Knowing full well how I felt, she asked me, “What was it about Australia that made you so happy?” Was it the place… to some extent. Was it the idea of the place… that too. Was it the people…It was how the people made me feel. For the first time in my life I felt like I knew who I was, but once I came back to the states it instantly evaporated. I’m still trying to regain that feeling and sense of self-worth. What it boiled down to was that sense of “belonging” was really just because I felt special for the first time in my life. In Australia, I stood out, and I became the “American girl,” and I have to admit, I loved the attention. I had never felt like I stood out like that here. I have more friends now than I did in one place then, but my friends here actually love me for who I am, not where I am from or the person I became when I was thriving off of being the center of attention. So, why isn’t that enough for me?
My roommate started telling me her own struggle, as she has wanderlust just as bad as I did. She started talking about how creating a home base, establishing relationships, and building roots has finally become more important to her than her desire to travel. It made my stomach turn and hers too. “This is all part of growing up, realizing that the cloud of Australia or wherever the next adventure is, is not reality.” She compared it to getting high or an addiction to a substance- “It’s the same thing,” she said. How can I reduce the high, create a reality and home base, find “real” bliss and still travel. Here's the thing though, I know that travel is an escape for me. It's a place to runaway to when my "reality" isn't what I want it to be. I think that acknowledging that fact is huge and until I get over trying to run away, I know that I am not ready yet. Until I don't feel trapped any more, it is then that i will be ready to travel again.
I hate this so much. I hate thinking about it or even asking these questions. I just wish the conversation had never happened, but I don’t know if she is right. I know there is a balance between living-on-a-cloud and where I am now, but right now I don’t even have an idea of where that is. It’s either travel for the rest of my life in bliss or get stuck in U.S. for the rest of my life and never travel. And no- I am not okay with traveling once a year. That is a sick and twisted concept that Americans created. It’s literally frowned upon to take your two weeks’ vacation. When you take vacation, everyone hates you for it, your coworkers and your boss'- then you have the potential of not having a job when you come back. Here I am feeling guilty for missing one day of work to go back to Colorado for Christmas to spend it with my family for the first time in 2 years. That’s not okay with me. I know that is sick and twisted, and yet I am living proof that it doesn’t matter how much you're against it- you will get trapped. I've been working for 9 months now with 0 vacation days. Twinsies and I- we call it "the trap," and that is a reality that I don’t want to live in for the rest of my life.I understand that this isn’t just a desire I have and that everyone feels this way, but because I’ve actually lived and worked in my dream country as a reality, it makes me feel like it is even more possible than most people would. Where does my dream stop and reality begin? Or, where does reality stop and my dreams begin?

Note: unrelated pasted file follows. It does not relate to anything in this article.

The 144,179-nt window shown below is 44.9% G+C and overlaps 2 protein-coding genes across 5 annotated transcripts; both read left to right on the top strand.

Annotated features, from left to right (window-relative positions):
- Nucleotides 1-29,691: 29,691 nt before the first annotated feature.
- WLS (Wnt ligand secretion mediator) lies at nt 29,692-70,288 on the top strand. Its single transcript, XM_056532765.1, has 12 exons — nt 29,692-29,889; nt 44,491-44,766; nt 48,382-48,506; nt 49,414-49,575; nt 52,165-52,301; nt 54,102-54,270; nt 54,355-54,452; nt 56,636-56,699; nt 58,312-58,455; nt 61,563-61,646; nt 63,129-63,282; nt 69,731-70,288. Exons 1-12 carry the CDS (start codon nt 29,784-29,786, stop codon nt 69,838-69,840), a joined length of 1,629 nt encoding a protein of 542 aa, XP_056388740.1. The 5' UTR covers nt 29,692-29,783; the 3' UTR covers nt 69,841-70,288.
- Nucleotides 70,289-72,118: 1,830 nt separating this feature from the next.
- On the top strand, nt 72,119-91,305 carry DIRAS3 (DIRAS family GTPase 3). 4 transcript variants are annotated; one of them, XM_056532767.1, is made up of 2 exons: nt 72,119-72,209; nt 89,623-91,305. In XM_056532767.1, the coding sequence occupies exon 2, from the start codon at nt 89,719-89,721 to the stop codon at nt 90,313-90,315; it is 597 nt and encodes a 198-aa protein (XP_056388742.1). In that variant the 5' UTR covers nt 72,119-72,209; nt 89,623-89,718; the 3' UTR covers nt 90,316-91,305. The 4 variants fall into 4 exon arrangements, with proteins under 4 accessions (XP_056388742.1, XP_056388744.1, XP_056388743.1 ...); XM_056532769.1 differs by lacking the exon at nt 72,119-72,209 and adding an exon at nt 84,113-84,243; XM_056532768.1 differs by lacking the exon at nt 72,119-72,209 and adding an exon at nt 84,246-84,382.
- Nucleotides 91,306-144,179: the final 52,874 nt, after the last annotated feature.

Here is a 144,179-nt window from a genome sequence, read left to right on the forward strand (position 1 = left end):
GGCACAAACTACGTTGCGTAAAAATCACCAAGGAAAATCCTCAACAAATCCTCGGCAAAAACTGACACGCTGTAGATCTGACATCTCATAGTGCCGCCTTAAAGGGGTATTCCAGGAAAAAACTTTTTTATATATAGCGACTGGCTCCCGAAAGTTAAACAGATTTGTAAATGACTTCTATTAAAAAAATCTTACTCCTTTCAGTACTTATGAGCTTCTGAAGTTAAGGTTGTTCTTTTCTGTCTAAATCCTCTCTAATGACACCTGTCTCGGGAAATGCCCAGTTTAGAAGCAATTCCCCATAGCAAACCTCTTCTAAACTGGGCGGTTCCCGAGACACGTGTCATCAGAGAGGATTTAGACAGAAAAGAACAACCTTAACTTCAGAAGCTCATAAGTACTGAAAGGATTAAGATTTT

*travel meaning actually living in another country and working for an extended period of time